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NAR’s Recent change to COE…is it the “slippery slope”?

Last week, I, as a broker, received a communique from PAAR giving me a heads up about a change in the NAR Code of Ethics. I was not sure why it was not sent out to all members of PAAR until I read the email and all its links.

In essence it addresses this:

Due to the social unrest experienced in some areas of our country the National Association of REALTORS has changed the Code of Ethics to include nondiscriminatory behavior of REALTORS to extend to their personal lives.

At first read, you may say, “Yes, REALTORS should not use discriminatory language on their personal social media platforms like Facebook, Twitter, etc.” But is this not the proverbial “Slippery Slope”? Article 10 of the Code of Ethics already addresses discrimination in the course of being a REALTOR in our transactions. The Association’s stand is that when a REALTOR uses discriminatory language in their personal lives it reflects poorly on the Association.

Is stifling personal opinions and the right to speak our mind any business of the Association? Well, according to them it is not a violation of your First Amendment Rights as that is given by the government. They are not the government… you join this association and agree to whatever they hand down through their governing boards. If you do not like it, do not become a member. The question on many members minds as they get ready to write that nearly $700 check to renew their dues is “do I want to be a member of an organization that wishes to dictate what I say in my personal life?”

Is this really where we want the enforcement of this issue in our personal lives to come from? Did you join the National, State, and local Associations of REALTORS to govern your personal thoughts and opinions? I teach my students that all people have biases. When you join the association, you are agreeing to abide by the code of ethics in your business practices no matter what you believe in your personal lives. We must raise our business standards to meet what the code requires of us to make sure that all peoples have the same opportunities in housing and abide by the Federal, State, and local Fair Housing laws.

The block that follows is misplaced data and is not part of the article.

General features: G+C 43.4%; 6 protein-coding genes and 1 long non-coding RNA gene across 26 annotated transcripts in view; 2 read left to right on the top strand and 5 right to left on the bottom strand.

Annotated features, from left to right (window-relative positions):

Who is going to enforce this new standard? Who SHOULD enforce it? Wouldn’t a better approach be to announce the NARs position on this issue then have a call to action across our nation for brokers to educated/re-educate our sales staff regarding the Fair Housing laws and the importance they have to our industry. Changing hearts and minds cannot be forced on any segment of the population. It has been tried and failed throughout history. Educating and working with folks on a personal level, showing them how eliminating this behavior from their lives will enrich them and all that they encounter; that is where change occurs.

Does what I say in my personal life reflect poorly on the Association as a whole? Some would say “Yes”. Most would say “This is America and I respect his/her right to say what they want.” Trust me, when people read discriminatory language on the internet coming from a REALTOR, they most likely do not want to do business with them anyway… it is not a good way to get business.

Being a part of the association does not necessarily define who you are. For most it is a vehicle to practice real estate and make a living to support our families and our way of life.

Personally, I practice the Code of Ethics in my professional and personal life. I have received compliments from folks of various protected classes for treating everyone the same. To me, that is just good business. What makes me nervous (that slippery slope) anyone can say anything, and they do. And, when they do even if it is false, you will have to defend yourself.

Betty Winn

Betty Winn

Betty@WinnSchoolofRealEstate.com